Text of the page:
Borax CAS No.: 1303-96-4

Store with other poisons in a cool, dry, well-ventilated, and locked location. ... If ingested, borax can adversely affect the central nervous system,...
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Na2B4O7•10 H2O

CAS No.: 1303-96-4

Synonyms: sodium tetraborate decahydrate, sodium borate, borax decahydrate

Physical Properties

Exposure Limits

White, odorless crystalline solid; very dusty Vapor pressure at 20 °C: negligible Melting point: approx 75 °C Boiling point: approx 320 °C


NE 5 mg/m3

Hazardous Characteristics Overall toxicity 3

Flammability 0

Destructive to skin/eye 3

Absorbed through skin 1

Sensitizer? No

Selfreactive? No

Incompatible with: zirconium*

0: None (or very low); 1: Slight; 2: Moderate; 3: High; 4: Severe. *Reaction with:

Zirconium is violent, particularly when the metal is heated or finely powdered. See Bretherick’s Handbook of Reactive Chemical Hazards for details and for other incompatibilities. Cited as known to be or reasonably anticipated to be carcinogenic in NTP-9?


Reproductive toxin? Frazier and Hage state that some limited studies “suggest that boron compounds other than boric acid may be toxic to the reproductive system”.

Typical symptoms of acute exposures:

Eye irritation, skin irritation, skin rash, respiratory distress caused by exposure to borax dust or solution mists. Respiratory distress can be long lasting. Also causes nosebleeding, coughing, and breathing difficulty. Principal target organ(s) or system(s):

Eyes, skin, respiratory system.

Storage Requirements Store with other poisons in a cool, dry, well-ventilated, and locked location. Additional Remarks If ingested, borax can adversely affect the central nervous system, kidneys, and liver. Repeated or prolonged skin contact can cause dermatitis. Notes ReadMe

This Chemical Laboratory Information Profile is not a Material Safety Data Sheet. It is a brief summary for teachers and their students that describes some of the hazards of this chemical as it is typically used in laboratories. On the basis of your knowledge of these hazards and before using or handling this chemical, you need to select the precautions and first-aid procedures to be followed. For that information and for other useful information, refer to Material Safety Data Sheets, container labels, and references in the scientific literature that pertain to this chemical. Reproductive Toxins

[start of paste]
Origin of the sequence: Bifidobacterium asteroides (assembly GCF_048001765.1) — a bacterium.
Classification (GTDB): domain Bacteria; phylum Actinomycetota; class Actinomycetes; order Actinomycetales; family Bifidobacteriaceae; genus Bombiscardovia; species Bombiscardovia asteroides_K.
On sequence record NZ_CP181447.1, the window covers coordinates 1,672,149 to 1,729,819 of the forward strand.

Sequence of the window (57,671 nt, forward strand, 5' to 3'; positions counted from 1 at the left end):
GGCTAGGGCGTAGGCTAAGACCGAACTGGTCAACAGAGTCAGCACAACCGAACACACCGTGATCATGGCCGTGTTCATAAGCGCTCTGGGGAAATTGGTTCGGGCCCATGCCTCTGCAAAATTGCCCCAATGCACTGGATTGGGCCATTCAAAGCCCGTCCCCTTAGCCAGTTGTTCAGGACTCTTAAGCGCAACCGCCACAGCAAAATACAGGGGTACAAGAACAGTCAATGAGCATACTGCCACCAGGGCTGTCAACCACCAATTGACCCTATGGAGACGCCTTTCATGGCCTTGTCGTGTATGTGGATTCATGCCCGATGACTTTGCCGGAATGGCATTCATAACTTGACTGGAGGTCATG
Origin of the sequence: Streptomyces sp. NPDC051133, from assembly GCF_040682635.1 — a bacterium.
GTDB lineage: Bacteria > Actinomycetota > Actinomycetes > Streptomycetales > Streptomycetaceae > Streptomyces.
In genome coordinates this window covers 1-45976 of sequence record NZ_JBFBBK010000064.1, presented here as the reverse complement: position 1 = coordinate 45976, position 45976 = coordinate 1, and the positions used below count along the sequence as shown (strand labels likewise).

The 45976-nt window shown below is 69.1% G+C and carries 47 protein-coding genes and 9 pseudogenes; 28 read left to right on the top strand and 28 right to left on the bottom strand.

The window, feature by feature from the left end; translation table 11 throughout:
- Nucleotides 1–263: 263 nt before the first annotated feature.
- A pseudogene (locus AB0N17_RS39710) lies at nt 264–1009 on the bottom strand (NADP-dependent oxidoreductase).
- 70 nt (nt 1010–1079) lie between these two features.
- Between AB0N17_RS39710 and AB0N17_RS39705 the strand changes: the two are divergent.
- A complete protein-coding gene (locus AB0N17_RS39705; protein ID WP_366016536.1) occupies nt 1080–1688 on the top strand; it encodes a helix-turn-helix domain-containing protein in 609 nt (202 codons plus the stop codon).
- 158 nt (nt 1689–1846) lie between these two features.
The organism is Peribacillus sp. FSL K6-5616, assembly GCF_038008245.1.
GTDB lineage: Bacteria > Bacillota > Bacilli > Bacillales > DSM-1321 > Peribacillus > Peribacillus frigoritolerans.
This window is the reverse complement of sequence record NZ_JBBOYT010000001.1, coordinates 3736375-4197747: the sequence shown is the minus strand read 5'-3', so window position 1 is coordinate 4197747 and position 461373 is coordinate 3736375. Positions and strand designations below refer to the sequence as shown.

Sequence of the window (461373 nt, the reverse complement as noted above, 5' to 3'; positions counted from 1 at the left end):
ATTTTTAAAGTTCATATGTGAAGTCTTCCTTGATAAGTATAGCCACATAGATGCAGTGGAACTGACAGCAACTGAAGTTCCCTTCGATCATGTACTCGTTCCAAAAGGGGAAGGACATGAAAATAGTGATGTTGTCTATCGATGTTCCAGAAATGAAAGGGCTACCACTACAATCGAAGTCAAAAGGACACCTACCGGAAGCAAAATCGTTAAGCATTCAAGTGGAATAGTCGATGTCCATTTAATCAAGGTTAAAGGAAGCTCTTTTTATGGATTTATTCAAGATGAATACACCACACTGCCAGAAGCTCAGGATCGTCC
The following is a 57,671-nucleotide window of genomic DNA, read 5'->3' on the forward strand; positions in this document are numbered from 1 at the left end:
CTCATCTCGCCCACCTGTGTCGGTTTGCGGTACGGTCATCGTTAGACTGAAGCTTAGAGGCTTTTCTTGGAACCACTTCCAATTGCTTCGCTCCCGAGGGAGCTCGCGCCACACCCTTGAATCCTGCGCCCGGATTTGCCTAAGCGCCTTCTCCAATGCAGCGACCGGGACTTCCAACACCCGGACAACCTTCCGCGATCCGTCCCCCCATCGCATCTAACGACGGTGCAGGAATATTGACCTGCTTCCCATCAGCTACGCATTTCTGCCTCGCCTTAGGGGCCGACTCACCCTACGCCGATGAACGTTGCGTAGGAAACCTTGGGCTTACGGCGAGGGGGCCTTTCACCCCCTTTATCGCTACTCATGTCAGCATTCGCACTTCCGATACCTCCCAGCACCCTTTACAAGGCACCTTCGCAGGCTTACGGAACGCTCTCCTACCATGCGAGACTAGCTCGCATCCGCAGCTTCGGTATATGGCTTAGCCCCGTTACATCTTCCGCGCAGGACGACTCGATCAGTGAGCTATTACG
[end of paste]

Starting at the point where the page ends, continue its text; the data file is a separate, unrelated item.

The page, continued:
Some substances that in fact are reproductive toxins are not yet recognized as such. For the best readily available and up-to-date information, refer to “DART/ETIC”. See the TOXNET home page at and click on “Toxicology search”. Note that some of the data in DART/ETIC have not been peer-reviewed. See also Linda M. Frazier and Marvin L. Hage, Reproductive Hazards of the Workplace; Wiley, 1998; and T. H. Shepard, Catalog of Teratogenic Agents, 9th ed.; Johns Hopkins University Press, 1998. Abbreviations

ACGIH TLV—American Conference of Governmental Industrial Hygienists–Threshold Limit Value. C—Ceiling. CAS—Chemical Abstracts Service. mg/m3—milligrams per cubic meter. NA—Not applicable. NE—Not established. NI—No information. NTP-9—National Toxicology Program, Ninth Annual Report on Carcinogens. OSHA PEL—Occupational Safety and Health Administration–Permissible Exposure Limit. ppm—parts per million. STEL/C—Short-term exposure limit and ceiling. Prepared by: Jay A. Young


Date of preparation: October 19, 2000

Journal of Chemical Education • Vol. 78 No. 5 May 2001 •